Obesity Paradox in Atrial Fibrillation: Implications for Outcomes and Relationship With Oral Anticoagulant Drugs

Marco Proietti; Giuseppe Boriani


Am J Cardiovasc Drugs. 2020;20(2):125-137. 

In This Article

Relationship Between Obesity, Oral Anticoagulants (OACs), and Outcomes

The pharmacopeia for treating TEs in patients with AF has radically changed in recent years with the introduction of non-vitamin K antagonist oral anticoagulants (NOACs), which were found to have similar effectiveness to and to be safer than the older vitamin K antagonists (VKAs).[39–41] So far, only a few studies have investigated the differential effect of NOACs versus VKAs according to BMI classes (Table 2).

By analyzing the results from these studies, we can easily see how controversial data can be obtained about the variable effect of the different types of OACs according to BMI class (Table 2). In a first meta-analysis related to data from NOAC phase III trials, the authors not only documented an obesity paradox for stroke occurrence but also found a clear advantage for NOACs compared with VKAs in normal-weight patients for both stroke and major bleeding occurrence.[36]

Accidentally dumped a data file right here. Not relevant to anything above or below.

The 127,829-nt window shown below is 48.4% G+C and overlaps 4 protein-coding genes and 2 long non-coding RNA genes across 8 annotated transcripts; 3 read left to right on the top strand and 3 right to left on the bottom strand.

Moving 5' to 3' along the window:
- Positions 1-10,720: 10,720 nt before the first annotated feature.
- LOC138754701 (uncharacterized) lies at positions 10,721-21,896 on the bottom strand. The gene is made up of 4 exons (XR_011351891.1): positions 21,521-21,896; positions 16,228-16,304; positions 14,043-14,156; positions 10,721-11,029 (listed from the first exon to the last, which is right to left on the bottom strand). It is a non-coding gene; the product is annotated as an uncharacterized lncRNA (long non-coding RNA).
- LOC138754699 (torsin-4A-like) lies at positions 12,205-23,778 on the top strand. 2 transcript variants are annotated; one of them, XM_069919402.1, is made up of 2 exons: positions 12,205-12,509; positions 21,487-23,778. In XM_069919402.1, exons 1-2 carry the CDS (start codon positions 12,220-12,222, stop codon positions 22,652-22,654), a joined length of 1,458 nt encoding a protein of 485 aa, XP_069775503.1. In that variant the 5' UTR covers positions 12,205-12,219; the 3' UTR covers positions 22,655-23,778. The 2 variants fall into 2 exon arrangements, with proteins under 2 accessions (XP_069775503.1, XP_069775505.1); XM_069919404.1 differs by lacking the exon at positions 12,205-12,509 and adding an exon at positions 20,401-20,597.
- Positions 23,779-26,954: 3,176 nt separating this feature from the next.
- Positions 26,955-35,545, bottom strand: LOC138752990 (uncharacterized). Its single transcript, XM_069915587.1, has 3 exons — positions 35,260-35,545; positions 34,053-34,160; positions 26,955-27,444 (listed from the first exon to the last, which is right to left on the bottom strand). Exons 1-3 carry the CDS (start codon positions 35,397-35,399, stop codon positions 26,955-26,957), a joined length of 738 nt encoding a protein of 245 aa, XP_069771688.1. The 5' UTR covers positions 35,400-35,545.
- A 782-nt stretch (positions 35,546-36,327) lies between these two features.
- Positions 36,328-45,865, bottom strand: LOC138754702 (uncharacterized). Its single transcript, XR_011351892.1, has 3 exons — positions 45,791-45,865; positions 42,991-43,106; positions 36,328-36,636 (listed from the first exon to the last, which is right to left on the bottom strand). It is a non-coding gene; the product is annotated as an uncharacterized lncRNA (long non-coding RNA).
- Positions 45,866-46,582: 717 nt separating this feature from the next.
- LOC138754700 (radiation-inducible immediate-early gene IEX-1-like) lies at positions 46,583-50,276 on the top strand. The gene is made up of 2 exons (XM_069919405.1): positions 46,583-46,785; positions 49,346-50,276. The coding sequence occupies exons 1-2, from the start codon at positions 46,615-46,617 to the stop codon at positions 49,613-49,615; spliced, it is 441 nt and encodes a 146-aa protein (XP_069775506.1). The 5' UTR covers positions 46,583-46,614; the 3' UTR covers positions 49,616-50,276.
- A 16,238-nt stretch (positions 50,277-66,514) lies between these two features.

A recent meta-analysis by Zhou et al.[38] published in this journal further extended the knowledge gathered by previous meta-analyses regarding the obesity paradox in AF. The preferential role of NOACs was confirmed in healthy-weight patients, whereas a more beneficial effect of NOACs was found for underweight patients.[38] Moreover, compared with the previous meta-analysis, a slightly beneficial effect from NOAC treatment was also found in overweight patients, whereas no difference was reported, in terms of both stroke and major bleeding occurrence, for obese patients.[38]